Plating with precontoured periarticular locking plates provides angular-stable fixation and is the most commonly used method of distal humeral fracture fixation.
The plate should be applied in a compression mode on the side where the fracture plane exits proximally. If more stability is required, a second plate may be applied on the other side.
In the following, the treatment of an obliquely distal and medial fracture is described. The obliquely distal and lateral fracture is treated analogously.
The mechanical properties of the distal humerus are based on a triangle of stability, comprising the medial and lateral columns and the articular block (see also the anatomical concepts).
In principle, for extraarticular fractures, the side of the triangle with the simplest fracture is fixed first.
Precontoured anatomical plates have been designed. If these are not available, a precontoured one-third tubular plate may be used on the crest of the medial supracondylar ridge, and a reconstruction plate on the posterior or lateral aspect of the lateral column. If a stronger plate is required for either column, a small-fragment compression plate may be used, but this is more difficult to contour.
In this procedure, the lateral plate has been chosen to capture the lateral apex of the distal fragment. If the apex is more posterior, a dorsolateral plate may be preferred.
This procedure is normally performed with the patient either in a prone position or lateral decubitus position.
For this fracture pattern, either a triceps-split or paratricipital approach may be used.
If only a lateral plate is to be used, a triceps-on approach is preferred.
If both columns are to be fixed, a triceps-split approach may be preferred.
Reduce the main fragments anatomically with manual traction and maintain reduction with a reduction forceps.
Preliminary fixation with axial K-wires may be helpful. To avoid risk to the ulnar nerve, parallel K-wires from laterally may be preferred.
If necessary, check the reduction and provisional fixation with image intensification.
The basic technique for application of anatomical plates is described in:
If precontoured anatomical plates are not available, see the basic technique for application of reconstruction plates.
Apply a lateral or dorsolateral plate first in compression mode as this is easier to accomplish.
This plate also acts in an antiglide function.
For further stability, apply a medial plate in either compression or neutral mode (antiglide).
If the fracture pattern and bone quality allow, insert a lag screw perpendicular to the fracture plane through the plate.
Visually inspect the fixation and manually check for fracture stability.
Repeat the manual check under image intensification.
Ensure the ulnar nerve is not unstable or tethered on implants throughout a full range of motion.
The rehabilitation protocol consists usually of three phases:
The arm is bandaged to support and protect the surgical wound.
The arm is rested on pillows in slight flexion of the elbow so that the hand is positioned above the level of the heart.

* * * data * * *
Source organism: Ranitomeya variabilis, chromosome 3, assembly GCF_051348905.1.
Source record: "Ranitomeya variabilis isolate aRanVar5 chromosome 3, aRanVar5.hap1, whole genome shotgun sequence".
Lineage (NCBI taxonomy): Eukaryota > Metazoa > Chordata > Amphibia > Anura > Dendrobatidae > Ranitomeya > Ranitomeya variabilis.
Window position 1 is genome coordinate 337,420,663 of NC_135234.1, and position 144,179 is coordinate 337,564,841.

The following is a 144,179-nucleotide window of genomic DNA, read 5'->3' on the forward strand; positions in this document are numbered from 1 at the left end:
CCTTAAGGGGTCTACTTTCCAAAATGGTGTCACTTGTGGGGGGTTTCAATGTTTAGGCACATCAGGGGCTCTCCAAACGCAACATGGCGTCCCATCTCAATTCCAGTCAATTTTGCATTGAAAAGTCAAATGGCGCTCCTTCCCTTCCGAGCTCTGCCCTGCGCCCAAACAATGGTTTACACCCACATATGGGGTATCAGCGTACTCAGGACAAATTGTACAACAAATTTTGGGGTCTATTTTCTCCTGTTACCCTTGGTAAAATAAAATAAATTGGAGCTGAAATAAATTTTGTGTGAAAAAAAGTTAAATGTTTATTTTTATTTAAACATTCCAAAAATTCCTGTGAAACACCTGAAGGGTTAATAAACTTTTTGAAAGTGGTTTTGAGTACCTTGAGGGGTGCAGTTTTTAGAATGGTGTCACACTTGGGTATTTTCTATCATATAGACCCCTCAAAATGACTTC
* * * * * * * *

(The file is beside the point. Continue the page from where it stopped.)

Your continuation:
Short-term splinting may be applied for soft-tissue support.
Neurovascular observations are made frequently.
Hand pumping and forearm rotation exercises are started as soon as possible to reduce lymphedema and to improve venous return in the limb. This helps to reduce postoperative swelling.
Gravity-eliminated active assisted exercises of the elbow should be initiated as soon as possible, as the elbow is prone to stiffness:
Active patient-directed range-of -motion exercises should be encouraged without the routing use of splintage or immobilization.
Avoid forceful motion, repetitive loading, or weight-beating through the arm.
A simple compressive sleeve can provide proprioceptive feedback which can help regain motion and avoid cocontraction.
No load-bearing (ie, pushing, pulling, or carrying weights) or strengthening exercises are allowed until early fracture healing is established by x-ray and clinical examination.
This is usually a minimum of 8–12 weeks after injury. Weight-bearing on the arm should be avoided until bony union is assured.
The patient should avoid resisted extension activities, especially after a triceps-elevating approach or olecranon osteotomy.
When the fracture has united, a combination of active functional motion and kinetic chain rehabilitation can be initiated.
Active assisted elbow motion exercises are continued. The patient bends the elbow as much as possible using his/her muscles while simultaneously using the opposite arm to gently push the arm into further flexion. This effort should be sustained for several minutes; the longer, the better.
Next, a similar exercise is performed for extension.
If the patient finds it difficult to accomplish these exercises when seated, then performing the same exercises when lying supine can be helpful.
Generally, the implants are not removed. If symptomatic, hardware removal may be considered after consolidated bony healing, usually no less than 6 months for metaphyseal fractures and 12 months when the diaphysis is involved. The avoidance of the risk of refracture requires activity limitation for some months after implant removal.
AP and lateral view of an extraarticular oblique fracture with parallel bicolumnar plate fixation